Saturday evening, August 14, almost two weeks ago, fifteen friends sat down to dinner. Art Olsen cooked, with help from sous-chefs and servers and friends, and I was lucky to be included. Thank you to Art, Tonnie, Tessa, Hannah, Nick, Kerri, Angie, Jarrett, Brian and probably someone else I am forgetting, for an unforgettable time.
Tessa, Hannah, Tonnie
The amount of training, practice, planning, procuring, cooking and eating that went into this dinner was mind-blowing. It deserves a proper story; that's why this post is long. (Read all the way to the end for more photos.)
Many, many years ago I worked with a smart designer at a smart office furniture company. My smart friend went away and started a smart design studio in Pittsburgh, then moved to Hawaii and opened an additional office there. On the first Friday of almost every month they throw a party. Smart. Here are their invitations. Your life will be richer for having watched each and every one, so be sure to click on "in case you missed last month..."
Late Friday I heard the mail come through the slot in our front door. Ewan was upstairs on a call and I had been glued to my computer for an hour trying to get some work finished before the weekend. Iona was bored and had been begging to play a computer game, and when the slot in the door banged, she jumped up to go get the mail. She came back with the stack saying, "What's this, mom? Can I open it?"
Iona was holding a large envelope with a bird drawn over my home address. For a moment I was confused. Who did I know who would draw a bird like that on mail? My friends Chris and Sarah came to mind. But no, the writing was wrong. Then I remembered, and I jumped up and down. I laughed. I made animal noises. Iona picked up on my excitement and yelled, "Let me open it, Mom! Let's open it! Is it for me?"
Inside the package was this:
A personal note! A note to me! A bird picture just for fun! That I didn't even ask for!
Inside that envelope was this:
The package was from Lynda Barry. The other day something I was writing made me think about her so I went online looking for her and found her web site which features on its home page her ebay store, so I bought some of her original art and that is what arrived through my mail slot on Friday. She wrapped the artwork like it was a special gift, which is was on Friday and always has been, ever since I first discovered her.
For almost twenty years now I've been a huge fan of the artist/writer behind Ernie Pook's Comeek,The Good Times are Killing Me and Cruddy. Lynda Barry and I both grew up in the Seattle area, though her experience was urban and mine suburban. She went to Evergreen (where hippies went) and I went to University of Washington (where you could get lost, it was so big). Lynda's comic strips always spoke to me, maybe because I'll always be fourteen years old, and her characters tend to be pre-teens and teenagers who twirl batons, eat popsicles and say, "Right on," and "Just because someone has lace-up hip-huggers does not mean they can control the world."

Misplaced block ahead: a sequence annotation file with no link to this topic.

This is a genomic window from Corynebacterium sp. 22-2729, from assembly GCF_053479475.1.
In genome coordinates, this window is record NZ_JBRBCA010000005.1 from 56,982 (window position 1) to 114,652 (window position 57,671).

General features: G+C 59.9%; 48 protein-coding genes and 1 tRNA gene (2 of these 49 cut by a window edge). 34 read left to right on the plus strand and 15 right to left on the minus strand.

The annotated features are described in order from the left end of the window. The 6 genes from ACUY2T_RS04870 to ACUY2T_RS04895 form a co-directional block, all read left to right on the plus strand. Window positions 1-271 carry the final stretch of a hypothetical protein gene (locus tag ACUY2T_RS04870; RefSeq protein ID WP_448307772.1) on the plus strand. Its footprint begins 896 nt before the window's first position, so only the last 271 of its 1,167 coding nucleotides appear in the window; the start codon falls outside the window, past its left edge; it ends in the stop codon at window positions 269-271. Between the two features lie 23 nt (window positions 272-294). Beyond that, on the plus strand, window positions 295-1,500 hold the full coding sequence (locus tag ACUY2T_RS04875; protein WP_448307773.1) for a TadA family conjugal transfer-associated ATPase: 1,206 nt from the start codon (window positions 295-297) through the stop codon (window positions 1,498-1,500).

About fifteen years ago, when I was sort of unhappily getting used to living in a new place (having just left Grand Rapids, and wanting to be back in Seattle, but in love in Chicago) I dragged my nice boyfriend to the Printers Row Book Fair because books always make me feel better.
It was a hot day. We were sitting outside at a cafe eating sandwiches when I heard an announcer say that Lynda Barry would be reading on the main stage in five minutes. I jumped out of my chair and did one of those gasps that makes people around me think someone's dying, and three minutes later we were sitting in folding chairs watching this woman wearing a kilt with lots of fiery red hair sing a song while playing the accordion. I can't remember what she sang but I remember that she explained afterward that she gets nervous speaking in front of crowds, and she figured if she could sing in front of us then she could read. This seemed so cool to me, since I was afraid of everything, but public speaking was at the very top of the list.
After the reading I went up to buy one of her CDs and, as she signed it I told her, "I'm from Seattle too." It was all I could think of to say.
A couple years later a friend of mine, Verna, took me to hear Lynda Barry do a reading at a public library in Northbrook. Again Lynda sang a song before reading. I don't even remember what she read, but I remember being a total fan, and being there with Verna.
Since then I've mostly found Lynda Barry through Ernie Pook's Comeek in The Chicago Reader while sitting at the Charleston with Ewan. I'm really hoping I can do one of her writing workshops someday. And now I own this piece:
And soon I will win this piece in an ebay auction (be still, my heart):